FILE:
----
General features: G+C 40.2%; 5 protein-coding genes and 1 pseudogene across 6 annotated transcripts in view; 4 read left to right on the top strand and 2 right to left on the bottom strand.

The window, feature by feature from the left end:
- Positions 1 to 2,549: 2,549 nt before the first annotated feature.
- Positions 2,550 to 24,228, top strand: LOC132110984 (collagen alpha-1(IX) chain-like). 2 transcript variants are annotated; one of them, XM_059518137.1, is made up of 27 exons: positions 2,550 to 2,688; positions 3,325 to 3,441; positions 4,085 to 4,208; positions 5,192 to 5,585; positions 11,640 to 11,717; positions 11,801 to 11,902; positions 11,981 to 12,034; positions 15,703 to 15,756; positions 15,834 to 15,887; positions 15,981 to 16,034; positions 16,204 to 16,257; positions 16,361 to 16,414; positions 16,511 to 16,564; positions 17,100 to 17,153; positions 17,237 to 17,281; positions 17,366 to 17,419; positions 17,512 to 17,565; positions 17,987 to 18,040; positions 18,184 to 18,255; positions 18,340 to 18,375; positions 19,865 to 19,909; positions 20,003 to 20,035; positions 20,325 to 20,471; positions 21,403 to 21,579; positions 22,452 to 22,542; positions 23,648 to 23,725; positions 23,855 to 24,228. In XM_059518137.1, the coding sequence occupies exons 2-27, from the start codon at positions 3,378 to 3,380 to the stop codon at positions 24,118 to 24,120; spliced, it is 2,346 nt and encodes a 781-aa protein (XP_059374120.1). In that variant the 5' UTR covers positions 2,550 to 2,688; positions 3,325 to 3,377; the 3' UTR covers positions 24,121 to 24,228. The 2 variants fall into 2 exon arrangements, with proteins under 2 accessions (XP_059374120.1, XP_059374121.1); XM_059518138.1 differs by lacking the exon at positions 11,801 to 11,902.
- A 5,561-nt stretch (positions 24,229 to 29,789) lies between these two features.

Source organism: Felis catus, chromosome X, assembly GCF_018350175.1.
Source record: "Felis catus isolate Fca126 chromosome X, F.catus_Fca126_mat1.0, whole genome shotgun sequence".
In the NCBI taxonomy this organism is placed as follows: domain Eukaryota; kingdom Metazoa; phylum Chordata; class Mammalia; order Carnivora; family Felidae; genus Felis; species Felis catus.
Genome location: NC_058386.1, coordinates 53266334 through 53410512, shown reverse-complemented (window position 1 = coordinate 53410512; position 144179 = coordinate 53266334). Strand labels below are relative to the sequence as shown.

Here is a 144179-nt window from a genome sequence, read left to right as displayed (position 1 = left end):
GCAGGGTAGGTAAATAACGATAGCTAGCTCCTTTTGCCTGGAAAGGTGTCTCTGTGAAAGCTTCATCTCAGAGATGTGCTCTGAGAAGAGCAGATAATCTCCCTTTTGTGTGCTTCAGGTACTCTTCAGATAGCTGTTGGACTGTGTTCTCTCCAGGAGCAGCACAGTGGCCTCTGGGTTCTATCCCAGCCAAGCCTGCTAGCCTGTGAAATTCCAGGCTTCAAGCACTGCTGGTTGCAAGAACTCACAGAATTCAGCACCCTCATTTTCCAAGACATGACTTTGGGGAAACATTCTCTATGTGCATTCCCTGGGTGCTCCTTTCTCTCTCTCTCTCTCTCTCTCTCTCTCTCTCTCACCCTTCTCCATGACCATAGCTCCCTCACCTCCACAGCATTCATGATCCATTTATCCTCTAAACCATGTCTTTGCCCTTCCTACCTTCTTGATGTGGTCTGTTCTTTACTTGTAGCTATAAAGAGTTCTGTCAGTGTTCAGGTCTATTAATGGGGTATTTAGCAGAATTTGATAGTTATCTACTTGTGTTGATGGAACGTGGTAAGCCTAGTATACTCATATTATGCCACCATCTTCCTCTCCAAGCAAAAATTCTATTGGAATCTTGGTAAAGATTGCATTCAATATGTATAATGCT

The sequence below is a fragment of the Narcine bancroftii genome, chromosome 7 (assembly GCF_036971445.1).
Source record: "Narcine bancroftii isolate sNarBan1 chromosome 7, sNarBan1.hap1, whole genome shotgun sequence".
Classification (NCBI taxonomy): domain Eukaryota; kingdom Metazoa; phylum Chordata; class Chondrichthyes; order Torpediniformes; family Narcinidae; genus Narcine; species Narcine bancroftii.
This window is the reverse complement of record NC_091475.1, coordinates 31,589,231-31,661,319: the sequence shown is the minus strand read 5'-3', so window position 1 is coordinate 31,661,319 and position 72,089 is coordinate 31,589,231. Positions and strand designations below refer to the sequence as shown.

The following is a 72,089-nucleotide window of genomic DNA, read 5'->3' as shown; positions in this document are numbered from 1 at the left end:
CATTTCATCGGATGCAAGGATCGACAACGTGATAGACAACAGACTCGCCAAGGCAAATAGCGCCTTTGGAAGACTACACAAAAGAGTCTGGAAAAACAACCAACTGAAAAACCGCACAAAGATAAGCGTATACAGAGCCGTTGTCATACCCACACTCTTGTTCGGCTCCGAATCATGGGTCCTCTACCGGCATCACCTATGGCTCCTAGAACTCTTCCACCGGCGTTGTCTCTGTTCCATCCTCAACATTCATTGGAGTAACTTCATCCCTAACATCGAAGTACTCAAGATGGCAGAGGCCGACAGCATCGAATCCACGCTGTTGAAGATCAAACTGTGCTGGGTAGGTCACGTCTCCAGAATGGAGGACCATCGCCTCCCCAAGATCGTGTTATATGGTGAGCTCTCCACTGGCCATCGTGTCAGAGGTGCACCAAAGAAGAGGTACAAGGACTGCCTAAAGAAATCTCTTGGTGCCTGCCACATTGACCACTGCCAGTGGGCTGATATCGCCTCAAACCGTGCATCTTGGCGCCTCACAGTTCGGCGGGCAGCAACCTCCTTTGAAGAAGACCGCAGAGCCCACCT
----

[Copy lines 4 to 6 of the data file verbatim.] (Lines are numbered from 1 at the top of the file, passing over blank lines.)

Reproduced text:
- Positions 2,550 to 24,228, top strand: LOC132110984 (collagen alpha-1(IX) chain-like). 2 transcript variants are annotated; one of them, XM_059518137.1, is made up of 27 exons: positions 2,550 to 2,688; positions 3,325 to 3,441; positions 4,085 to 4,208; positions 5,192 to 5,585; positions 11,640 to 11,717; positions 11,801 to 11,902; positions 11,981 to 12,034; positions 15,703 to 15,756; positions 15,834 to 15,887; positions 15,981 to 16,034; positions 16,204 to 16,257; positions 16,361 to 16,414; positions 16,511 to 16,564; positions 17,100 to 17,153; positions 17,237 to 17,281; positions 17,366 to 17,419; positions 17,512 to 17,565; positions 17,987 to 18,040; positions 18,184 to 18,255; positions 18,340 to 18,375; positions 19,865 to 19,909; positions 20,003 to 20,035; positions 20,325 to 20,471; positions 21,403 to 21,579; positions 22,452 to 22,542; positions 23,648 to 23,725; positions 23,855 to 24,228. In XM_059518137.1, the coding sequence occupies exons 2-27, from the start codon at positions 3,378 to 3,380 to the stop codon at positions 24,118 to 24,120; spliced, it is 2,346 nt and encodes a 781-aa protein (XP_059374120.1). In that variant the 5' UTR covers positions 2,550 to 2,688; positions 3,325 to 3,377; the 3' UTR covers positions 24,121 to 24,228. The 2 variants fall into 2 exon arrangements, with proteins under 2 accessions (XP_059374120.1, XP_059374121.1); XM_059518138.1 differs by lacking the exon at positions 11,801 to 11,902.
- A 5,561-nt stretch (positions 24,229 to 29,789) lies between these two features.

Source organism: Felis catus, chromosome X, assembly GCF_018350175.1.